New Clause. — (Tax in Arrear by Reason of Exchange Restrictions.)

Part of Orders of the Day — Finance Bill – in the House of Commons at 12:00 am on 28th May 1952.

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Photo of Mr Hugh Wilson Mr Hugh Wilson , Truro 12:00 am, 28th May 1952

I beg to move, "That the Clause be read a Second time."

I have deliberately not spoken often in the debates on the Bill because, if I may say so without any intention of arrogance, it seems to me that in the broad picture the Bill is the best that can be done under present circumstances; and many of the Amendments, while no doubt desirable from the point of view of various groups of constituents, would throw out of perspective the general picture of the Bill. The new Clause certainly would not do that.

Hon. Members will observe that the Clause is, in effect, a re-enactment of Section 497 of the Income Tax Act, 1952, without subsection (1, c). The circumstances why, I submit, it is necessary to make this amendment are these. As hon. Members are well aware, for a number of years remittances of profits earned abroad have been very severely limited or delayed in many countries owing to exchange shortages and regulations. British tax, however, is charged on all foreign profits, even if they are not remittable, with the result that when, as is generally the case, profits in restricting countries considerably exceed the permitted remittances, the tax on unremit- table earnings must be found out of remittances from countries which are free, or from sterling resources.

That has most unfortunate results. Any business operating abroad, especially in a number of different countries, must keep adequate resources where they are freely transferable, to be used as need arises; and a company which is conducting an export business must keep a substantial working capital in London in order to finance its export purchases in the United Kingdom over the time lag, which may often be considerable, before it is reimbursed by its overseas buyers.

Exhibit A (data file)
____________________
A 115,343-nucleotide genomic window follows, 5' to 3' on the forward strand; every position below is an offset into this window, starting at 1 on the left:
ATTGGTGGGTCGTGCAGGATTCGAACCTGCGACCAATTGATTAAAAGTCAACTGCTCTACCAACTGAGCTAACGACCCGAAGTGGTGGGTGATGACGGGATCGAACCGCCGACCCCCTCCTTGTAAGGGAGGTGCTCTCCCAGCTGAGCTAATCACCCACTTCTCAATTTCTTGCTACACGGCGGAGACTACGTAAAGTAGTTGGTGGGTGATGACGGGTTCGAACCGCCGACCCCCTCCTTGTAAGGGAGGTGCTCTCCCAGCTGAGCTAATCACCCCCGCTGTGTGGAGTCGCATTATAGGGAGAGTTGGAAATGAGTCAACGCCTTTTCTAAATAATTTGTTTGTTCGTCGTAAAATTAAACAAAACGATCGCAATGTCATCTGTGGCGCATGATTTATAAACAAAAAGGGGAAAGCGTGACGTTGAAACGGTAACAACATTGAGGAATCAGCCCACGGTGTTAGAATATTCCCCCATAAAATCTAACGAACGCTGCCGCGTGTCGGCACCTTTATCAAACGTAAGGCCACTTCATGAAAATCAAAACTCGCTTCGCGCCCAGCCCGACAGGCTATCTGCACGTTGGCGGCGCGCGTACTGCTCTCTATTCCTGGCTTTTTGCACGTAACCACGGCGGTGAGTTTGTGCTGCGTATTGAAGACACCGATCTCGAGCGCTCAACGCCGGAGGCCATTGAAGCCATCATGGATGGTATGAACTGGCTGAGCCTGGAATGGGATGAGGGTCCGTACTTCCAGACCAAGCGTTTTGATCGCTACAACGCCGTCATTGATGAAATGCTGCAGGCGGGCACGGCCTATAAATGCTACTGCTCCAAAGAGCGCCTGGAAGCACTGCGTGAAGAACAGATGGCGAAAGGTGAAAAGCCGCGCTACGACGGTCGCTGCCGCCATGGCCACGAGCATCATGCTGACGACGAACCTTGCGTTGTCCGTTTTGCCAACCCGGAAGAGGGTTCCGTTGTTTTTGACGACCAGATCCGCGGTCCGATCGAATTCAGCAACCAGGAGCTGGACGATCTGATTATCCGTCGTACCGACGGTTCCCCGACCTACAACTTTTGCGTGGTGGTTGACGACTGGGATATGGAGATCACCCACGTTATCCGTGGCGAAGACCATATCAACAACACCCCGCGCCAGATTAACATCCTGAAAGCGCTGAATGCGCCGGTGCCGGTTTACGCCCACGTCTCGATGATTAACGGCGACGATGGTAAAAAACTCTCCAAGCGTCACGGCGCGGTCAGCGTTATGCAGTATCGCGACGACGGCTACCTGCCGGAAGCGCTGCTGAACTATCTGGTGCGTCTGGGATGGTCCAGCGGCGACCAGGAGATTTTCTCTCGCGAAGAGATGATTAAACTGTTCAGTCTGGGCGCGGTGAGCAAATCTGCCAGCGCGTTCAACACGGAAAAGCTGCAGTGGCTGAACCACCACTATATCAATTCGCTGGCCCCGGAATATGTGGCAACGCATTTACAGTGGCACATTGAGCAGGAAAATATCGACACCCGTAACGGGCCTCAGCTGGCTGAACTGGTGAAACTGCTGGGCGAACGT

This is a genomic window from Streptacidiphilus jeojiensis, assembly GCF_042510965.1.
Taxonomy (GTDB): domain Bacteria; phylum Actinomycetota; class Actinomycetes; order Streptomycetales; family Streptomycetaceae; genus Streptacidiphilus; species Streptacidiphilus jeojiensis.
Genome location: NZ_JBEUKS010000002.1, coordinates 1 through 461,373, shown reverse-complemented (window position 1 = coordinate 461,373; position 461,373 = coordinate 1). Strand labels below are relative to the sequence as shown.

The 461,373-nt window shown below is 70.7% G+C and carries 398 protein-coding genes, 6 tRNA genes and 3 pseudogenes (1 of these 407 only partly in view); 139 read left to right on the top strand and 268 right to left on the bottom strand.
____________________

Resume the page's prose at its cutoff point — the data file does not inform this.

The effect of draining away the working capital from export trade is quite obvious and the effects of the present United Kingdom tax legislation must be eventually to exhaust trading resources and reserves and sterling in London, and even currency reserves in free countries; and it must result in the concentration of them in the form of blocked profits in countries where they are immobilised. It would be dangerous, if not impossible, in these circumstances for those concerns to carry on.

9.15 p.m.

So we get the absurd position, which now obtains, that the more successful a British concern is in developing its business in restricting countries, and thereby assisting United Kingdom trade and invisible exports, the sooner it will exhaust its sterling resources and its transferable reserves and have to go into liquidation.

That is a most ridiculous situation, and there are only two things that such a company can do about it. The first is to form subsidiary companies, so that only those earnings which are declared for dividend would be subject to United Kingdom tax; but this would mean placing effective control abroad, and reducing potential British invisible exports and British influence in those countries. This, therefore, would be undesirable in the national interest.